Monday, November 28, 2022

Countdown to the Kingdom



The “Countdown to the Kingdom” is a bogus timetable based on Catholic apocalypticism and Protestant “Rapture” theology. The timing of the end of the world is wrong and the Antichrist will not come before Christ. But what if the end of the world is near? Shouldn’t we be ready to receive Christ in our lifetimes? If so, then why is it so difficult for us to wait?

Apocalyptic Nonsense

Countdown to the Kingdom is a website that predicts the coming of the Kingdom of God, incorporating apocalyptic nonsense into the timeline. The site anticipates the fulfillment of various prophecies, including the seven seals of Revelation, “time of refuge”, the “3 Days of Darkness,” and the Second Coming. But is all this nonsense real?

Countdown to the Kingdom doesn’t follow Church teaching. The Church teaches that the Antichrist will not come before the Age of Peace. And the Antichrist will not come before the Second Coming. That’s just plain nonsense. The only thing Countdown to the Kingdom misses is Christ’s return. Whether or not the apocalyptic nonsense of the Countdown to the Kingdom is true is debatable.

A mix of Catholic apocalypticism and Protestant “Rapture” theology

Countdown to the Kingdom promotes a false timeline based on apocalyptic notions. The authors attempt to merge Catholic apocalypticism with the postmillennial teachings of Protestant “Rapture” theology. This mix has dangerous implications. This article will analyze the book’s controversial claims to determine its accuracy.

During the Middle Ages, Christians began to see signs of the End of the World everywhere. Especially at doorways, they could see Christ sitting in judgment, the jaws of hell ready to swoop down on sinners. In fact, the imagery of the End of Days became so popular, that it has become a major part of Catholic and Protestant “Rapture” theology.

A false timeline

The Countdown to the Kingdom website promotes a false timeline based on fake mysticism and the alleged arrival of the Antichrist. It has even been banned in some countries, despite its many flaws. Despite its claims, many Christians believe in the alleged imminent Illumination of the Conscience. This timeline also ignores the clear message of the Bible.

The Countdown website is a scam.

The Countdown to the Kingdom website integrates various prophecies into a chronological timeline, from the seven seals prophecy in Revelation to the Second Coming of Christ. In order to prove its validity, the website also re-posts articles from Mallett’s “The Now Word” website. The website also features several videos that discuss the timeline. The Countdown to the Kingdom timeline has many positive points, but is based on false doctrine.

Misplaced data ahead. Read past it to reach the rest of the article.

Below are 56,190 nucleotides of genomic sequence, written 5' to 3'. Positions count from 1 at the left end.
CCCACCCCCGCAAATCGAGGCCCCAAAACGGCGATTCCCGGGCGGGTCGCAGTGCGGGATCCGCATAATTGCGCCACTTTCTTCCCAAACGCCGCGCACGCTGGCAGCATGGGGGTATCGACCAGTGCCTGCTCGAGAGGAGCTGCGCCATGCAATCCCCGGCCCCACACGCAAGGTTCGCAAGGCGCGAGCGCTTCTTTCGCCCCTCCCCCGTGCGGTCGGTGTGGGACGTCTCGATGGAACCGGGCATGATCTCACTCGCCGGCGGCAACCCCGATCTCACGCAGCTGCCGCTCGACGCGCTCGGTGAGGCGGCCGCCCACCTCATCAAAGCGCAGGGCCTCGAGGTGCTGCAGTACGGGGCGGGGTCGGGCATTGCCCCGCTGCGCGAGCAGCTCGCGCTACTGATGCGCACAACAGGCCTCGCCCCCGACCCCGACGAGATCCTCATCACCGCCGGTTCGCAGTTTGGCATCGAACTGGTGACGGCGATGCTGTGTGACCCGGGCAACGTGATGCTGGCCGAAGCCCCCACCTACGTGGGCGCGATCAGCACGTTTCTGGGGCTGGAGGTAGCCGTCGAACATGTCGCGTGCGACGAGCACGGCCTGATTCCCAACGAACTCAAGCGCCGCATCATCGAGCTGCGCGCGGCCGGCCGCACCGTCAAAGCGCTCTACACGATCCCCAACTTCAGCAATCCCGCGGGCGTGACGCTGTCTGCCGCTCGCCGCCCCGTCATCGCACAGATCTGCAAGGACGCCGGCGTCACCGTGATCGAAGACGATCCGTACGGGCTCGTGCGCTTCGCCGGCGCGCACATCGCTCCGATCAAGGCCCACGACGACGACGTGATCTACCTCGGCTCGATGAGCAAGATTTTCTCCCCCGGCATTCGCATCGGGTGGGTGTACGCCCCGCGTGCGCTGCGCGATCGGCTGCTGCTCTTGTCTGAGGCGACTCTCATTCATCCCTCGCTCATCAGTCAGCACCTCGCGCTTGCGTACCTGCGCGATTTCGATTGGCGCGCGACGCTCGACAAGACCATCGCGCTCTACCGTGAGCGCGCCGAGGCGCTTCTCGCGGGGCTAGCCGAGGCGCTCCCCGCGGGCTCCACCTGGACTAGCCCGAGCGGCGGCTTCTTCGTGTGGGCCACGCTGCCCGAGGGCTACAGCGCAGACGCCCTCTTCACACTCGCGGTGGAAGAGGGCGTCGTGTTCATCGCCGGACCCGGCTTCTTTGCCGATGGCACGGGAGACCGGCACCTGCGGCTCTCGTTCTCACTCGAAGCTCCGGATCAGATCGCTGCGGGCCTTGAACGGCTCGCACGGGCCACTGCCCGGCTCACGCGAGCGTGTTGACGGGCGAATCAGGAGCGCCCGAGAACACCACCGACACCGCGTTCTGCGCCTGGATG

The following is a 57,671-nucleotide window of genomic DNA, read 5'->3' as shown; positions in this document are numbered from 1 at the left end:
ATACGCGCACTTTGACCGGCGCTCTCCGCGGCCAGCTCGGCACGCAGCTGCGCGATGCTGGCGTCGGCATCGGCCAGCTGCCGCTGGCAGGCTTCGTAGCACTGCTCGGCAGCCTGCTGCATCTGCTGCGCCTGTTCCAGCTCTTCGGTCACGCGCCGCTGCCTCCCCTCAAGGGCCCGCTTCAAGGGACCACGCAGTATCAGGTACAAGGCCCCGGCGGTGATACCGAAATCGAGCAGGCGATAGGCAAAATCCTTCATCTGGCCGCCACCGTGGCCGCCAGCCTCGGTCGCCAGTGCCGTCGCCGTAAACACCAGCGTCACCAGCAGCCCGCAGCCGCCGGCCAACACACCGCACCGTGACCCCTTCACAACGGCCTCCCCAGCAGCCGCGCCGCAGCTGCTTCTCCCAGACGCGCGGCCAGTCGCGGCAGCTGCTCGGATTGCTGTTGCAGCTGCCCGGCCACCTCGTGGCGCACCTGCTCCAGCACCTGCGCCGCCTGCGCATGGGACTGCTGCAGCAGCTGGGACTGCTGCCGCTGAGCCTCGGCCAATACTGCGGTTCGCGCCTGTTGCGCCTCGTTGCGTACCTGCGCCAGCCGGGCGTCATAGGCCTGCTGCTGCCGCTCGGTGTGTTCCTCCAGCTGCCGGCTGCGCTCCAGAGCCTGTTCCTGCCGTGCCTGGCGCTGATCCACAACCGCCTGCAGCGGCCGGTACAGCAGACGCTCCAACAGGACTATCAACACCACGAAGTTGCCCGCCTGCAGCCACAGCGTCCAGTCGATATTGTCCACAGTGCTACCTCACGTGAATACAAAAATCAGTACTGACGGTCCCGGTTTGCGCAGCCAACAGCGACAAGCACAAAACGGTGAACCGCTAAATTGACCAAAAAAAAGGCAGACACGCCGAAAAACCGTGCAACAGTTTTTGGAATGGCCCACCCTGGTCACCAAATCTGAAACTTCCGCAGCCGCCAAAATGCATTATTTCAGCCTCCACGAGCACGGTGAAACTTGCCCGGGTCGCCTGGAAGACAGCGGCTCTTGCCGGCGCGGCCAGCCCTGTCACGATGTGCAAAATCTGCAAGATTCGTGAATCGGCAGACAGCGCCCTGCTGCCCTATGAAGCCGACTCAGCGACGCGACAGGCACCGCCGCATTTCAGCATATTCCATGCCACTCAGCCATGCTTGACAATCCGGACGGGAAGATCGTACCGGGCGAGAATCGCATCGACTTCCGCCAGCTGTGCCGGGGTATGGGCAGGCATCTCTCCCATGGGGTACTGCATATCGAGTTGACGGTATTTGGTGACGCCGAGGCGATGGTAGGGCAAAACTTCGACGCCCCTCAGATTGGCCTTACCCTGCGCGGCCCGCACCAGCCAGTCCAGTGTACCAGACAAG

fake mysticism

“Countdown to the Kingdom” promotes private revelations of so-called “seers” and a number of well-known Catholic authors have condemned it. However, these false claims do not necessarily reflect the truth. Bishop Gilles Lemay recently condemned Fr. Michel Rodrigue and other false mystics, and several prominent Catholic authors have condemned Countdown to the Kingdom. They also note that the program is hosted by well-known Catholic authors, including Mike Lewis and DW Lafferty.

Countdown to the Kingdom promotes alleged visionaries, most of whom warn of imminent chastisement. After that, the Antichrist will rule the world for a thousand years and then the “era of peace” will begin. During this time, Satan will be bound for “a thousand years” in Revelation 20:1-3. While Countdown to the Kingdom’s authors base their ideas on Fatima’s second part, they are also closely related to millenarian heresy, which was condemned by the Early Church Fathers.

Mark Mallett as a credible seer

The validity of Countdown to the Kingdom is at the heart of the debate over whether it is true or not. The Countdown series features messages from 18 Catholic seers, videos, podcasts, and written explanations of the timeline. While this may be the most compelling part of the program, it has also drawn some criticism. In this article, I hope to dispel any doubt about Mallett’s credentials as a credible seer.

The Countdown to the Kingdom is a popular and controversial new book that draws on the writings of the Early Church Fathers, apparitions, and current events to present a vision of Jesus’ imminent return. The book describes how Mallett has been convinced of the validity of the Countdown to the Kingdom, and how the author has come to have so many credible private revelations.


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